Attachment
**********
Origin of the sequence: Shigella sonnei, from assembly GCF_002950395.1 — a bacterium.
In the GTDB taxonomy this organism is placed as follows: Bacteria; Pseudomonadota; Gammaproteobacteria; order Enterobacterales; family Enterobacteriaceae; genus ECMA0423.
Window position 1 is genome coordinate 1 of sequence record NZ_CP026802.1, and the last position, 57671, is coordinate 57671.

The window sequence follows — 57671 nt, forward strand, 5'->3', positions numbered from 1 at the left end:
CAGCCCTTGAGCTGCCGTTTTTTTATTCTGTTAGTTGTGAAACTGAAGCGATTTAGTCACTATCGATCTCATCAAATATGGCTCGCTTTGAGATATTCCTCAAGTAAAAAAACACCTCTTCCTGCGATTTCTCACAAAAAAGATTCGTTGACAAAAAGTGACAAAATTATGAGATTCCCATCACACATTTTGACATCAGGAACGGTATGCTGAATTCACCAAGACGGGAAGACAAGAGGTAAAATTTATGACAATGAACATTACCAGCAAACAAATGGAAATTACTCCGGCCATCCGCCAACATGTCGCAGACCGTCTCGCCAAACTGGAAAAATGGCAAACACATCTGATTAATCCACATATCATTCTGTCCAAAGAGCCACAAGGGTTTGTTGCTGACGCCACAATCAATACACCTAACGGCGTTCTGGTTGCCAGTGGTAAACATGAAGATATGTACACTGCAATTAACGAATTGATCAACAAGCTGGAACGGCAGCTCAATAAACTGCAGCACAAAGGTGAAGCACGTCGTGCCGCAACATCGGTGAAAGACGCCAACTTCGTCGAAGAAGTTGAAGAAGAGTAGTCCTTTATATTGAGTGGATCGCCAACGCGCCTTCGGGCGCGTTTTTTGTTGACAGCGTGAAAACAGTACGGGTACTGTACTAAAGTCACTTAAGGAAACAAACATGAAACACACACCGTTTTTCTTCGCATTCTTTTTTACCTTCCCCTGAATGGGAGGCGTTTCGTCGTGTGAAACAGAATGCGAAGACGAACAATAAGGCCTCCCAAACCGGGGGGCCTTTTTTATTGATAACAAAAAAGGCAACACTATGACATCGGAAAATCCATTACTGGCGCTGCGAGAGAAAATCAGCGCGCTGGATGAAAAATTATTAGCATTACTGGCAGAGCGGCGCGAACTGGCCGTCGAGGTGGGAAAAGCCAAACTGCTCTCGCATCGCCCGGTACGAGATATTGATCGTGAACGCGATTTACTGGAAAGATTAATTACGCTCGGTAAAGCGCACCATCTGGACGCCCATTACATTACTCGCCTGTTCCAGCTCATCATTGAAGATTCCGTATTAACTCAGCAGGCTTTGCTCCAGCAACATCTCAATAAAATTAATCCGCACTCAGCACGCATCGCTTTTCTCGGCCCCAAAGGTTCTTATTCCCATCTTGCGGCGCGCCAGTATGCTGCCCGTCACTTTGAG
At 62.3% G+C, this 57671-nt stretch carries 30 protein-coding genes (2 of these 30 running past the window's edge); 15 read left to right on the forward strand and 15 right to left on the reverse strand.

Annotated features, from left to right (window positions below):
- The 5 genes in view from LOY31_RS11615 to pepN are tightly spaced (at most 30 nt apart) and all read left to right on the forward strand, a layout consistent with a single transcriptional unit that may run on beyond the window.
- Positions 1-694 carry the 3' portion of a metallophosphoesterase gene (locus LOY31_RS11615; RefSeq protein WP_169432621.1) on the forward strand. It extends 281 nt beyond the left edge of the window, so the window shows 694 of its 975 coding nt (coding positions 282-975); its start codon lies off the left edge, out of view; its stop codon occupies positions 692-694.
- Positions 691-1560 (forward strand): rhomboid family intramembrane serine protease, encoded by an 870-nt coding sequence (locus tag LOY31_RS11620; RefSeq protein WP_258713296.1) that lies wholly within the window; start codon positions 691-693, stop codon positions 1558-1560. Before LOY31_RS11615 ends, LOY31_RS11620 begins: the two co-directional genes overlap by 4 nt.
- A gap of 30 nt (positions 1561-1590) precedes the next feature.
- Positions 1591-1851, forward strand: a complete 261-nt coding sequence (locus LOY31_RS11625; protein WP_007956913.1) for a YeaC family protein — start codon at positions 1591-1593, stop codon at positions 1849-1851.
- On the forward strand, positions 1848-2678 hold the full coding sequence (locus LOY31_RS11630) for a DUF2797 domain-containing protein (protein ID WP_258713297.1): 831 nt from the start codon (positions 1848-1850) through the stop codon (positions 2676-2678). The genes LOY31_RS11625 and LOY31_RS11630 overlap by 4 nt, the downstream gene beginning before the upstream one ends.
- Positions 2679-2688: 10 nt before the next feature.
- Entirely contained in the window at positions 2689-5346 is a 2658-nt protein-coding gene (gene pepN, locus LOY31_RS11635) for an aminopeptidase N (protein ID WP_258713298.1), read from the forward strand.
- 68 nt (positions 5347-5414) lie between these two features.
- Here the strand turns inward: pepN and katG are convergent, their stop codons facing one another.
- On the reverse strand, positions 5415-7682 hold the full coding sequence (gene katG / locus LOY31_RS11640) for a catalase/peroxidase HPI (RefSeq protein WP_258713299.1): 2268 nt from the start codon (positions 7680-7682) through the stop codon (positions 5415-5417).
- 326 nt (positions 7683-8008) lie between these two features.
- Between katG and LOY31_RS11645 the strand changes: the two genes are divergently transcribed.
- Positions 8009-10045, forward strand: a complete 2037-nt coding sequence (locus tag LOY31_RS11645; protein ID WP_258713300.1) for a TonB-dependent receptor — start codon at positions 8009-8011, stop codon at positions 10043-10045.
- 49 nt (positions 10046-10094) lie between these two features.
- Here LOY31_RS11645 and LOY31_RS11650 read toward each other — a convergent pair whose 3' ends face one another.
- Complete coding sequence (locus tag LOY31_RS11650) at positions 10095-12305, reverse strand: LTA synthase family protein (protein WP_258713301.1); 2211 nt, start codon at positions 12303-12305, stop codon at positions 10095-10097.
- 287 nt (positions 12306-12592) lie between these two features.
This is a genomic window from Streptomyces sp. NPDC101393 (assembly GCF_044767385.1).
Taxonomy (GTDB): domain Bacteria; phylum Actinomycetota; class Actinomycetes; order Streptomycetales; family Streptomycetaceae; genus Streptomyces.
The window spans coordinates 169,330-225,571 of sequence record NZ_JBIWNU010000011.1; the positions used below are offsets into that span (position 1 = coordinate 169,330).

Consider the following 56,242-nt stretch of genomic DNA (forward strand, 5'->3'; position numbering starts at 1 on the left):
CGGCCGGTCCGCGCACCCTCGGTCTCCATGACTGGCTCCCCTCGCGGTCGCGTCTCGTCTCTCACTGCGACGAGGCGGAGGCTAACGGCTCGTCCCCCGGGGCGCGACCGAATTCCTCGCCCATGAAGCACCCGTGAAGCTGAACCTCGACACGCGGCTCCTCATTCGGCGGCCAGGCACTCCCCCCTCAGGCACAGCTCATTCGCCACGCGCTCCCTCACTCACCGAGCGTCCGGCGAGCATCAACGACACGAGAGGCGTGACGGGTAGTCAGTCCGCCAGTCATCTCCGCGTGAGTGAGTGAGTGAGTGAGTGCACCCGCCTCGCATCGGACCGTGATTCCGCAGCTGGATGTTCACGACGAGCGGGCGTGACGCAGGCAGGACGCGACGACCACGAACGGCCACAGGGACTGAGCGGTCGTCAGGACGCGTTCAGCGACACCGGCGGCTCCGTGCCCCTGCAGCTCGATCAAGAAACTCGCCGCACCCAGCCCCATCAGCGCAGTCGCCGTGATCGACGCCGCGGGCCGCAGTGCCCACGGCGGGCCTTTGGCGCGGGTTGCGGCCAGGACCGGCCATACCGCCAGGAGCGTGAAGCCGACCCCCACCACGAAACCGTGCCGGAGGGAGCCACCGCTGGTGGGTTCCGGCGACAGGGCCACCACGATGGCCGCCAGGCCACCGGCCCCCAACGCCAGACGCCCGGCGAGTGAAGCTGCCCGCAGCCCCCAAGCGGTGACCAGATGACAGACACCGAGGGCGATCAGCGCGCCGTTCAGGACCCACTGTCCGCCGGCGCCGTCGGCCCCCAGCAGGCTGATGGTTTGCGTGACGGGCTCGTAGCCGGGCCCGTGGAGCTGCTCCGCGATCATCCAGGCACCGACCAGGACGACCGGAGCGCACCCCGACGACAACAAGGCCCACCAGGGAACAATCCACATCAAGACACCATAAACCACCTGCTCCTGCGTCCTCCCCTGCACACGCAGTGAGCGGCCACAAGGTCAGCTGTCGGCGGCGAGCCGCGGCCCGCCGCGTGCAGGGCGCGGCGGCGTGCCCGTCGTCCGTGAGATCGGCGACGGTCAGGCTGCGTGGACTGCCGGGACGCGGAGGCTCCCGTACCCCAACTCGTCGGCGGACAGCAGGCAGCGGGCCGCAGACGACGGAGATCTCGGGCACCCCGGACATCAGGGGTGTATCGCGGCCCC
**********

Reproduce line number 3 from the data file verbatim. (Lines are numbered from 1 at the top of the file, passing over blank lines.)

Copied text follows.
Window position 1 is genome coordinate 1 of sequence record NZ_CP026802.1, and the last position, 57671, is coordinate 57671.